GLASGOW, SCOTLAND: The old Scotsman handing out leaflets isn’t very official-looking. Neither are the leaflets. Stubbly and wearing a ball cap and shorts, the sort-of-campaigner gets knocked around by shopping bags that teenagers swing along the street. His campaign materials, cut with scissors and punctuated with urgent italics and suspenseful ellipses, beg Scots to “just think”: “Isn’t it important to make your Scotland … a normal country?”
“Normal” is relative, though, and an independent Scotland could help make democratic reform the new normal.
While the self-made pamphleteer on Glasgow’s Buchanan Street isn’t official, he isn’t alone: ordinary — normal — Scottish people are plastering their city’s tenement windows with YES signs printed on sheets of lined paper, on magazine covers, on anything to which ink will stick.
Meanwhile, searching for NO signs has become the Where’s Waldo? of Glasgow. (I hear they exist. I believe they exist. I. Just. Can’t. Find. Them.) In Scotland, of course, the Yes campaign is the rallying cry for separation, but across the water in Canada, France and Spain, the Yes campaign is the “Yes, but how would Scottish separation affect us?” crisis. Badly, we think — it would affect us very, very badly. The political scorcher of Scottish independence, some fear, could reignite the embers of our own separatist movements. But in Canada’s panic-induced myopia, we’re blinded to another selfish and hypothetical concern. Separation, if it occurs, will spark an intense constitutional conversation in Scotland that could light a fire under our own.
For Scottish separatists, Scotland isn’t an abnormal country merely because it’s a non-independent country; it — like Canada — is abnormal because it lags behind the democratic mean to which consensual(ish), Continental European style political systems sidle up. A Normal Democracy, according to many separatist advocates and academics, is a Not Very British Democracy. To join the ranks of “normal countries” like the Netherlands, Germany, Norway and Denmark, separatists propose not only breaking from the United Kingdom, but snapping the remaining threads that keep Scotland knotted up in the type of democratic system that the United Kingdom established and embodies: the top-down, winner-take-all, Westminster parliamentary system.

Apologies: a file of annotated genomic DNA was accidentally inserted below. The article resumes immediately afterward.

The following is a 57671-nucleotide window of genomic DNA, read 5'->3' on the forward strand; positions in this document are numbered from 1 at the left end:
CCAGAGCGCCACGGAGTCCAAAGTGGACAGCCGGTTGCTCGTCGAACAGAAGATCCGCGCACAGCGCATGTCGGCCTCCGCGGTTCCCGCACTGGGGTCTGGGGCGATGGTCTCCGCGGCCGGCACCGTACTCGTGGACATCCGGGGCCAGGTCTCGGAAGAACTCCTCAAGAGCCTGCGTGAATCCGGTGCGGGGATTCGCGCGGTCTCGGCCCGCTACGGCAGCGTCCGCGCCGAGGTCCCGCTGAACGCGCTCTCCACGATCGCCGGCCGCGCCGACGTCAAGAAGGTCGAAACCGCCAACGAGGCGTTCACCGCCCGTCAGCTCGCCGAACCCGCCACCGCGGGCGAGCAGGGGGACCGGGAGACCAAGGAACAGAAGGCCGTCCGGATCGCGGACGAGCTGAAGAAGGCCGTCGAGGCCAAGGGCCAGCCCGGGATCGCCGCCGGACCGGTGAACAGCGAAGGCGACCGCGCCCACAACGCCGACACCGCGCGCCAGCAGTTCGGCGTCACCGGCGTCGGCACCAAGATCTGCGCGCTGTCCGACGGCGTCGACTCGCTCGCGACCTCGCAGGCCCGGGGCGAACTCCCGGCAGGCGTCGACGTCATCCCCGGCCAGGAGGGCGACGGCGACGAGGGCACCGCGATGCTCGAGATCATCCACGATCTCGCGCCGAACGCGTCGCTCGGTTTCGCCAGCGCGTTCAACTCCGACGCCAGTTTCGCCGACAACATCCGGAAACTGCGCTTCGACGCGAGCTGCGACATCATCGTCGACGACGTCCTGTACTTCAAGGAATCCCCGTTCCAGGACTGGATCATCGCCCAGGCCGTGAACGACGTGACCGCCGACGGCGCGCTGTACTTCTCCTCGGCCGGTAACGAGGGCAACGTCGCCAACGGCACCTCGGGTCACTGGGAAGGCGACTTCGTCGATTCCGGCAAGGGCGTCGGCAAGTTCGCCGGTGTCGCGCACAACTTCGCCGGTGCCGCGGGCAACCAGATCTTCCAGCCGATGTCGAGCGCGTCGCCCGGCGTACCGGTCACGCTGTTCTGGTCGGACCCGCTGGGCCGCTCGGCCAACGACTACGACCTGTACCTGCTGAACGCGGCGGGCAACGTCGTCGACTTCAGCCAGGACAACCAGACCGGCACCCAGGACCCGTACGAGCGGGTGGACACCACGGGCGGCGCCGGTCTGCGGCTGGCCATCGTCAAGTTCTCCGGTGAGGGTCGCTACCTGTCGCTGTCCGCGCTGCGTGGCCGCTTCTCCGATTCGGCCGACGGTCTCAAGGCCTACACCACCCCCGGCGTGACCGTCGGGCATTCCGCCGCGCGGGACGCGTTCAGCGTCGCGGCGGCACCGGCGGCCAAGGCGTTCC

The Scottish Parliament, established in 1998, is already separate from Westminster in both mandate and principle — while Scotland is still represented by 59 seats in the British Parliament, the Scottish Parliament has devolved powers over matters like agriculture and health, and its comparatively consensus-seeking members are elected through proportional representation. But Scottish independence would publicly reaffirm, if only implicitly, the fact that Scotland rejects legislative and electoral systems similar to Canada’s.
Ironically, this rejection may be formalized through a participatory constitutional convention partly inspired by the British Columbia and Ontario Citizens’ Assemblies — which both advocated proportional representation. Participatory institutions bring citizens, not just elected representatives, into decision-making spheres, and they’re slowly becoming a more integral part of democratic life in established liberal nations. But an independent Scotland would actually begin with one.
As Yes campaign spokesperson Stuart MacDonald tells me, “Voting Yes will not only mean that all decisions about Scotland will be made in Scotland, but that the people of Scotland can have their say in designing the very fabric of our nation.”
The fabric that might be spun out of Scotland’s Constitutional Convention would feature a particular arrangement of economic and human rights. But the convention could also be open to the design of any democratic system, including Westminster and first past the post. That’s in theory. In reality:
“We seek independence to build an improved political system — not copy the old one!” MacDonald says. This week’s referendum is part of a decades-long fight against too much prime ministerial power, on not enough consensus, on a whole chamber of unelected representatives, on distorted voting results. “Why would we want to replicate Westminster and first past the post?”
Canadians should ask themselves the same question. And if Scotland terminally renounces some our most basic political traditions by separating from the country that created them, we probably will.